The confluence of Kaimi’s post and a well-written article by Jeffrey Toobin in the latest New Yorker, as well as a recent discussion with a local church member, have led me to wonder: What principles should the Church apply when gerrymandering ward boundaries?
First, some background: Two months ago, we relocated from Brooklyn, New York, to Oakland, California. We bought an apartment near downtown Oakland because we liked the neighborhood, its proximity to San Francisco (where I work) and because it was a (comparatively) decent deal.
When our first Sunday rolled around, I looked up on the internet where the closest church was. It turns out we are in an Oakland branch that meets at the gorgeous Oakland Temple site. I noticed that although there are many wealthy members of the Church in Oakland (well, in the Piedmont section of Oakland), the branch consists mainly of lower income people and a disproportionate amount of ethnic minorities.
Over lunch with one of the more wealthy local members, he told me that there was severe middle class white flight when the Oakland public schools were integrated in the sixties (school districts were redrawn so that each included some of the hills (wealthy) and some of the flatland (poor)). As a result, the Oakland church demographic is now very polarized — there are the wealthy in Piedmont (where they have their own non-integrated school system) and those that could not afford to move out.
To make a long story short, I was told that in response to this situation the Church decided to carve up Oakland in the opposite way as the school system did. That is, Piedmont and the surrounding, wealthy neighborhoods make up one ward, and everyone else is in the branch. According to my lunch companion, this was done so that the poorer members “could have more leadership opportunities.”
Which brings me to my question. In political redistricting, whichever party has control of the state legislature can draw the boundaries basically however they wish (within the confines of the one person/one vote principle). The only real restriction is that they cannot be drawn based predominantly on race. Now, I don’t know who draws ward boundaries, but I suspect it is a combination of stake and regional authorities with guidance from general authorities. What principles guide these decisions? What principles should guide them?
Obviously there are often very natural borders, and in these cases leaders can just cut at the joints. But these decisions may often involve real choices, choices that will create a ward which will be the only contact with the Church institution for many families. Kaimi’s post makes clear the impact that ward demographics can have on a family. Does it make sense to have a du jure “poor ward” and a “rich ward” in the same city where it could be divided up more evenly? Is it a boon to the less established members to be able to run their own ward without domination by more established members? Or is it hurtful to them because there is a lack of stability and resources?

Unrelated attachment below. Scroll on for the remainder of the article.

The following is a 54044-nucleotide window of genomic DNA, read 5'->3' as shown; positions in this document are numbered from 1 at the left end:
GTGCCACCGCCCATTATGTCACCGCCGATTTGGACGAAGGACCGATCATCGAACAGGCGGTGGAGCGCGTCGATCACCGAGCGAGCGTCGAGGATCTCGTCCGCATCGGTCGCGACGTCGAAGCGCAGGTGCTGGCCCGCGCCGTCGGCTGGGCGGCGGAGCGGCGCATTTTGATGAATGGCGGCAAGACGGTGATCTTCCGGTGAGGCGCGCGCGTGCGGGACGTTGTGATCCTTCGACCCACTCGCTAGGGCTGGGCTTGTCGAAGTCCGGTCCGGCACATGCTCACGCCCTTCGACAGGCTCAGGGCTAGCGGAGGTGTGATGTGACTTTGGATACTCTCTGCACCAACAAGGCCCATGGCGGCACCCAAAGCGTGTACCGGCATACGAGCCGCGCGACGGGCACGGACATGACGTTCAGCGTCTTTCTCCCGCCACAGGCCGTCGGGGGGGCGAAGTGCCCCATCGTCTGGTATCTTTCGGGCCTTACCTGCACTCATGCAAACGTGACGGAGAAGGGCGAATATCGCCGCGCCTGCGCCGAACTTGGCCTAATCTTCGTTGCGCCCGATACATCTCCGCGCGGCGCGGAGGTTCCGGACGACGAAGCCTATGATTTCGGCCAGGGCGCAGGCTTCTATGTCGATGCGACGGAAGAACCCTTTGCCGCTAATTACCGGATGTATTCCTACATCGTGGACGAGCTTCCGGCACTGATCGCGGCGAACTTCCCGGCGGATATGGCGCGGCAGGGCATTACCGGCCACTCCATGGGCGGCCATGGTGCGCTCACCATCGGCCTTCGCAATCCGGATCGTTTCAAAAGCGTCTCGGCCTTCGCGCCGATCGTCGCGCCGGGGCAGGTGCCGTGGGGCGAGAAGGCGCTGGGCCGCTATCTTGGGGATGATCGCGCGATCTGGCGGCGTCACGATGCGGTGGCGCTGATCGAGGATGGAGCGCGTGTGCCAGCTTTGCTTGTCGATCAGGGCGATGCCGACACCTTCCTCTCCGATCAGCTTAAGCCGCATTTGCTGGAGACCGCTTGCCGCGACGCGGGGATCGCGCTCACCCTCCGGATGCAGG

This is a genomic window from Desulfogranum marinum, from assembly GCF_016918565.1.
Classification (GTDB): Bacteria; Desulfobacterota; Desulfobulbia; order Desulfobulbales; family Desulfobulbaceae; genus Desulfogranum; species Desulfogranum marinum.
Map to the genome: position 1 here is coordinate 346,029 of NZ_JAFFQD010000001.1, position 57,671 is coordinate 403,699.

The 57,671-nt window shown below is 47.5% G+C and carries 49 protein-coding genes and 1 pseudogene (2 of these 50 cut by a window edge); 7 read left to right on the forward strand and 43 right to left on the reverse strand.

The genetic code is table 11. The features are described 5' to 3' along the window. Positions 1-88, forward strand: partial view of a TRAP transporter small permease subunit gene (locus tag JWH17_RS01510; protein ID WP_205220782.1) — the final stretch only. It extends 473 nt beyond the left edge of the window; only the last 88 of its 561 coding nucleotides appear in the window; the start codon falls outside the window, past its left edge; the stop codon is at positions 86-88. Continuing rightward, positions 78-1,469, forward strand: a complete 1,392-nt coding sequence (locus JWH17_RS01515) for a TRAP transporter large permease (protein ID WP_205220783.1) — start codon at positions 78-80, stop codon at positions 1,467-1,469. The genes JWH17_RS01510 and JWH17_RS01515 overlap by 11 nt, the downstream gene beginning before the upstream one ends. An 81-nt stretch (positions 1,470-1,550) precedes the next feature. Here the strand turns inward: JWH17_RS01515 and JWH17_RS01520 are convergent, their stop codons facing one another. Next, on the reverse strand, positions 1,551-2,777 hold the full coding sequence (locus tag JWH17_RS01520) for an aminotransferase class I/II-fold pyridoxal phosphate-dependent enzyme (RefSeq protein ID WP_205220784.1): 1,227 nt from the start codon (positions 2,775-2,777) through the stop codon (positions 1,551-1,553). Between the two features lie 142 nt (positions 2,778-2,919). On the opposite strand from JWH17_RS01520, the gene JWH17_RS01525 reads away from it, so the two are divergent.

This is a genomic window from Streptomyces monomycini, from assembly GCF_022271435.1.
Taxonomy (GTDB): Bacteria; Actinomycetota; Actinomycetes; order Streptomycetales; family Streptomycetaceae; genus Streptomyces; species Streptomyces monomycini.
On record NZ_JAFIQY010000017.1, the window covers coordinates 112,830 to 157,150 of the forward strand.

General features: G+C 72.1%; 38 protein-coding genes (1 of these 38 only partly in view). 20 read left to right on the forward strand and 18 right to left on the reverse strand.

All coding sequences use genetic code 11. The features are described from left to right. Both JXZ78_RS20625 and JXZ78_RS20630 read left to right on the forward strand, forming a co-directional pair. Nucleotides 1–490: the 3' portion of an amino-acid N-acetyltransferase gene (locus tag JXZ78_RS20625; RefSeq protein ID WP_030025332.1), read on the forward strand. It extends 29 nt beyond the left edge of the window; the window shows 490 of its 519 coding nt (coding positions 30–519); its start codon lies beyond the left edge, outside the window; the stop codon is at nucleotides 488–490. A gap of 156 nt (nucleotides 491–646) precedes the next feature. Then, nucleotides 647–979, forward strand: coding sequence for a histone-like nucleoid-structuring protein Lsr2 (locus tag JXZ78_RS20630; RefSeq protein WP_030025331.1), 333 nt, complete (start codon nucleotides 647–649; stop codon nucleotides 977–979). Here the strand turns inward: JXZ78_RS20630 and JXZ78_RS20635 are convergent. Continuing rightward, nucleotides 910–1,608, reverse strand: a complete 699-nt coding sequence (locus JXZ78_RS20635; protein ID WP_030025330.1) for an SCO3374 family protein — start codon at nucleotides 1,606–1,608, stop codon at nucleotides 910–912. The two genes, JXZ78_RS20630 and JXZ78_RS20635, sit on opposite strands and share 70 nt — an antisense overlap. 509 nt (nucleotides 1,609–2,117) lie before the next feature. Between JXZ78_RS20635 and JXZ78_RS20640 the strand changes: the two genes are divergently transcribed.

Great posts, Greg and Kaimi.
When we lived in Delaware, the Wilmington-area wards were geographically elongated. We were told that the purpose of these gerrymandered wards was to ensure that every ward had a mix people from different economic classes. We loved our Delaware ward (as we have most of our wards), but the distinction between rich and poor was strongly felt by some members. Sometimes I wondered if it might not be wise to restructure the wards to achieve more homogeneity, but mostly I was glad for the mix.
We are firmly embedded in the middle class, but as a corporate lawyer and law professor, I tend to have many contacts with very rich people. One thing that I value about church is the opportunity to encounter people that I otherwise would not meet. My childhood was very blue collar, and I am happy not to have left that world completely.
All of that said, I have lived in a couple of wards that were dysfunctional. In response to Kaimi’s question, I would give this advice: do what is best for your family. That is your primary responsibility. In some instances, that may be to stay in the dysfunctional ward. I have met families who have been the backbone of wards like that, and they have my greatest respect.
Nathan’s wife here, coming to you from Little Rock, Arkansas. If you want to talk about issues about school integration and white flight, have we got a story for you! But this blog is about religious white flight, right? Nate has called my attention to the current discussion, so I thought I’d throw in another example of issues that come up in boundary lines.
When we moved in, we were delighted to discover that there was a Mormon chapel minutes from our home. Imagine our surprise when we were told that we had to go to a building a good 20 minute car ride away. We finally figured out why this was so. Orginally, there were two Little Rock wards, one meeting in our neighborhood ward, one meeting in a place called Otter Creek. They were both struggling, both small, and the members were frustrated with the lack of leadership, the inactivity, the same issues that come up in every struggling ward. So they finally combined the two wards into just one Little Rock ward, and chose to have that ward meet in the Otter Creek building. Hence the bizarre ward boundaries. One member said it was “So nice” to have the people from the other ward, because it meant that they finally had a pool of potential leadership, and I have to say, this ward is truly one of the most organized and together wards I have ever been in. But the shifting of the boundaries has now created an interesting dynamic. Because the boundaries are so big, we have both wealthy members and not so wealthy members. However, the dividing line in the ward is not so much wealth, or even race. It is education. There are some very educated people in our ward, and there are thems that are not so much. And we know some members of the church that should be in our ward, but choose not to be because they feel everyone is too ignorant, and devalue education. One woman told me that she didn’t like some people in the ward because they looked down on her family because neither she nor her husband went to college. One member of the Elder’s Quorom told Nathan that the family he home teaches will like him because “You’re white collar educated, not blue collar like us.” So do we choose wards that are made up of just Harvard educated lawyers? I could think of some problems with that, but the Sunday school classes might be more interesting!